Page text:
It’s been a while since I’ve written on here, so I want to welcome readers old and new to the new home of Perfectly Offensive at kamaronmcnair.com.
As we have entered this new year, there has been so much going on in the world in politics, entertainment, news, etc. And of course, as with anything, there has come an outpouring of opinions all over the spectrum on things from celebrity deaths to the importance of football. I’m not trying to really share a political agenda in this post, but I want to warn of the danger of boxes.
I started thinking about boxes earlier today when I was thinking about being a millennial. Above all else, I think we can label this current era as the era of finger-pointing, because regardless of the issue, it seems most opinions are mainly looking for someone or some group to blame. If it’s a race issue black folks are pointing fingers at a system and white folks are pointing fingers at Chicago or something. If it’s a politics issue the left is pointing fingers at the right and vice-versa. If it’s an entertainment issue, apparently we’re all pointing our fingers at Meryl Streep and saying she’s right or wrong. I’m in my box blaming you, and you’re in your box blaming me, and nobody is winning.
I just saw an article on Facebook, the only legitimate news source (sarcasm heavily intended), about Mark Wahlberg condemning celebrities for getting involved in politics, and saying they should just stick to entertaining. This infuriated me, not because of my own political views, but because he is telling his peers to remain silent in issues that may or may not really affect them. He is saying, “You chose to be an actor, so you shouldn’t share your opinion.” He wants entertainers to remain in their box and stop trying to influence us laypeople in our less glamorous boxes.
Why is that a problem for me? It’s reductive. It’s dehumanizing. It’s frankly stupid. To think that a person who is successful in the arts should not share his or her opinion with perhaps the intention of influencing a broad audience is crazy to me. You could make the argument that we should go back to a time when no one talked about politics except maybe with their closest friends, but even that is to pretend that capital P “Politics” exist in a box that doesn’t affect our everyday lives. Why do we discuss politics in casual conversation? Because politics are a part of everything we do. Are we in a war? Will it be difficult to get a job when I graduate? Where can I get an affordable cancer screening? These are all questions that are ultimately determined by the political agenda of whoever is in charge. Why should anyone be pressured to remain silent on these issues?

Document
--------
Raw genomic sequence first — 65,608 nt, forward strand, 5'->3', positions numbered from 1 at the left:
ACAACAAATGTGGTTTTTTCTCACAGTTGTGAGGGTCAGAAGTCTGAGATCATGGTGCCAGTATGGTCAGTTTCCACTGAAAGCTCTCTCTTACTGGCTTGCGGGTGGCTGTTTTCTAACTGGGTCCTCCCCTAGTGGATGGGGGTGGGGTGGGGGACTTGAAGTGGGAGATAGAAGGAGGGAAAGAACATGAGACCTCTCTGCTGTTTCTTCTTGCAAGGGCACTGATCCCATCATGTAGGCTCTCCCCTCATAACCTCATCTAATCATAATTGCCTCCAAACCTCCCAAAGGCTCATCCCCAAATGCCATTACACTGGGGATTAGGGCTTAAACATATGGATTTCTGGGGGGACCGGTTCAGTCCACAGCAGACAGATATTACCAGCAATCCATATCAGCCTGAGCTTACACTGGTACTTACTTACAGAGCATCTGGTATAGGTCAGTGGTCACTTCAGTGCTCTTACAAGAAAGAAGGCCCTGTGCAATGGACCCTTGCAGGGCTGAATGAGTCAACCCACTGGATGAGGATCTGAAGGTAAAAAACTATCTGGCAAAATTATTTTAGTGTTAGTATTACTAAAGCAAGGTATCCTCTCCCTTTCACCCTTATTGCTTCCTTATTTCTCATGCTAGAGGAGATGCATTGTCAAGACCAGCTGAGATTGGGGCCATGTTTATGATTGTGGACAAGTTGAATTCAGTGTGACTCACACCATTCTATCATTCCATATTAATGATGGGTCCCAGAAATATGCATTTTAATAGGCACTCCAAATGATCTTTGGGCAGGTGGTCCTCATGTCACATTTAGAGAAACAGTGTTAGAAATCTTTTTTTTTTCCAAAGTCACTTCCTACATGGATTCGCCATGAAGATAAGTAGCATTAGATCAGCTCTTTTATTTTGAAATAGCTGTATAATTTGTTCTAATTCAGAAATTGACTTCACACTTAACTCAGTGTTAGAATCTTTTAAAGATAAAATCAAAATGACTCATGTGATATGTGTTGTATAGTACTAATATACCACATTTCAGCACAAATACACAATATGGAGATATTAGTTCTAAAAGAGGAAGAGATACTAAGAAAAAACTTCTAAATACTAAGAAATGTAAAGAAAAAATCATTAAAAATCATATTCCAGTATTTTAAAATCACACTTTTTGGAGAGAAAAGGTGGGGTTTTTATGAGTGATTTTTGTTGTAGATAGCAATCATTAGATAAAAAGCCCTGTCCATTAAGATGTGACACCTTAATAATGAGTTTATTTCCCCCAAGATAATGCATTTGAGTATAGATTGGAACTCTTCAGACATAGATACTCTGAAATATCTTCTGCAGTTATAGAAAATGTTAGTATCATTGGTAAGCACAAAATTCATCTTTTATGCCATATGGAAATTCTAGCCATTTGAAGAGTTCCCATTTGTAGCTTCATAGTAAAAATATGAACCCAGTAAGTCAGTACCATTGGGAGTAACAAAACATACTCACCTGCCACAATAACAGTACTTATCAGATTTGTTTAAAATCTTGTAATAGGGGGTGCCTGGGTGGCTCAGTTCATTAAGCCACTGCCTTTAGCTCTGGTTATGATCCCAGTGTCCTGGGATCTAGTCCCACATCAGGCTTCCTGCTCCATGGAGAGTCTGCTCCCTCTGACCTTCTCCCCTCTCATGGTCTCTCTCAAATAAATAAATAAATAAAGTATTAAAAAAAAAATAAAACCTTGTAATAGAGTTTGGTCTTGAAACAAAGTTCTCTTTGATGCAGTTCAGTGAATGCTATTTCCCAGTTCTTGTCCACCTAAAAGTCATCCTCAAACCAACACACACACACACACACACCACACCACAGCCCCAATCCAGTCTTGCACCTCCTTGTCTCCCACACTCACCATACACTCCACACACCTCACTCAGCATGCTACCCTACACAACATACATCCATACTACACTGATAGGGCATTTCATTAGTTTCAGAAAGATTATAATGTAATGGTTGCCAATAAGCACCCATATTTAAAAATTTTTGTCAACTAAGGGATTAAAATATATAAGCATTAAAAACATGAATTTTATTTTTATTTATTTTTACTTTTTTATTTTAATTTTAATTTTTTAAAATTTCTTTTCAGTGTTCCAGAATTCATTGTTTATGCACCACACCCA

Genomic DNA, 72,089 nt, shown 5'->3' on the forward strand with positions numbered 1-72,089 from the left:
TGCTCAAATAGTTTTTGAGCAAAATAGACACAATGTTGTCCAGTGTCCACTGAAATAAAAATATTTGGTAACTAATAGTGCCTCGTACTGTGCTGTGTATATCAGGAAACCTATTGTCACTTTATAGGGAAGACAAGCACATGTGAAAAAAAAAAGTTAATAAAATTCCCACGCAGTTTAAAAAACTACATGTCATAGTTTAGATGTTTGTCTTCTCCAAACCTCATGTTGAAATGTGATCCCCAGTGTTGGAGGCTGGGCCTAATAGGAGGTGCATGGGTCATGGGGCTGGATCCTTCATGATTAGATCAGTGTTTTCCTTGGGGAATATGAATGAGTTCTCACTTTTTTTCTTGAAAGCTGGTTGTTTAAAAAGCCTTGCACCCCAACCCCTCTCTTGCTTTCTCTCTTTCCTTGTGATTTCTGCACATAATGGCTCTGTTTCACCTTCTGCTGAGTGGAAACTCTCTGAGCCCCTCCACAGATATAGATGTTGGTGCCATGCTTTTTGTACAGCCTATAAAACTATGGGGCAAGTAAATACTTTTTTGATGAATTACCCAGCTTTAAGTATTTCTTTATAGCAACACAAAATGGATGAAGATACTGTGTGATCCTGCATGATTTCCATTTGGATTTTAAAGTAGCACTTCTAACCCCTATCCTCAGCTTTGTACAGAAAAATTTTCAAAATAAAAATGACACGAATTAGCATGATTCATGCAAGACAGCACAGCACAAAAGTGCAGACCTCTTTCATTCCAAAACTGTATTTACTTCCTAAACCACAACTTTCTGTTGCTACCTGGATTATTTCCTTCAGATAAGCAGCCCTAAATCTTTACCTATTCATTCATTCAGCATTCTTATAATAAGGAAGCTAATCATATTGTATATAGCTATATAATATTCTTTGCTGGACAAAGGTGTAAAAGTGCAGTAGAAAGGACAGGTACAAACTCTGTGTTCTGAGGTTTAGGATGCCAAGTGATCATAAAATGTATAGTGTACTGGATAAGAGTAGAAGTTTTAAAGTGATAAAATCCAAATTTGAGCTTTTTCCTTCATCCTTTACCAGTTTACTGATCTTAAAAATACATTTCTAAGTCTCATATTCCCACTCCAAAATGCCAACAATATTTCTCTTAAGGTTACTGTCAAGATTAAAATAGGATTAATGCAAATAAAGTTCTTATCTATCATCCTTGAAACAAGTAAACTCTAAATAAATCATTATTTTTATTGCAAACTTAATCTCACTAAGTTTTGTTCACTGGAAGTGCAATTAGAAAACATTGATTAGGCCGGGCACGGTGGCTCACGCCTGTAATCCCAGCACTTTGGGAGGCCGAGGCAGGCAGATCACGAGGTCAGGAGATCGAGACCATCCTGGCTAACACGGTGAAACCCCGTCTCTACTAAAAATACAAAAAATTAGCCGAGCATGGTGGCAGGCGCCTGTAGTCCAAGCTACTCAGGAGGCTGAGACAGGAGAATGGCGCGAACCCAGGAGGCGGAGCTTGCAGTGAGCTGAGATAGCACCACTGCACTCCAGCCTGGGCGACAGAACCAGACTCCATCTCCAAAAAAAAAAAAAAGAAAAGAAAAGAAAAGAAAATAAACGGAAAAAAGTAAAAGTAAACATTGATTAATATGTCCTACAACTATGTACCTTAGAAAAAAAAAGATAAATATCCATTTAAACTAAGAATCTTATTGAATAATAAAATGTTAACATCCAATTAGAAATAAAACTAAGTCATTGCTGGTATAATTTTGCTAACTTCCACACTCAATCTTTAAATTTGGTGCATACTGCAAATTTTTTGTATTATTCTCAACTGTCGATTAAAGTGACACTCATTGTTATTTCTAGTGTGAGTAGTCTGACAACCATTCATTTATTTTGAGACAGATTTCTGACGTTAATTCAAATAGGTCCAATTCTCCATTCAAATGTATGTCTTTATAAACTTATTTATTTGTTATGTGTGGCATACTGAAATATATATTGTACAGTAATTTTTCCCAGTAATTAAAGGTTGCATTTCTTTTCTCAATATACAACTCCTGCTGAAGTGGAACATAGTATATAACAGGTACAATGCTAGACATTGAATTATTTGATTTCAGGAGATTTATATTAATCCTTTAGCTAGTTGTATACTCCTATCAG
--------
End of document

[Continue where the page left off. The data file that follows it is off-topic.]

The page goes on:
If I’m not being clear, let’s think about boxes differently. Let’s think about bubbles. People older than me who may or may not have more experience than me love to remind me that when I’m at school or in my home or wherever I am, apparently, that I am in a bubble. That whatever I think is the normal human experience is not true because it is existing in a sphere unaffected by the “real world.” Sometimes they are correct. I know when I am at school I am surrounded by like-minded people and we’re all aged 18-22 and etc. etc., and that is a bubble. Duh. I am fully aware that when I walk out of my school I am no longer enclosed in that community of people who are similar to me. That is why I do not pass judgment on “real world” things based on the reaction of my bubble or myself. I know there are other bubbles out there who are affected differently and we all have to live together somehow as we all live in the bubble that is planet earth.
The point is, no person is just one thing. We can’t reduce person or people in a certain profession as just one thing or put them into just one box unaffected by the outside world. Creating these boxes ignores the fact that we all interact with each other on many different planes and living is a completely interdimensional experience.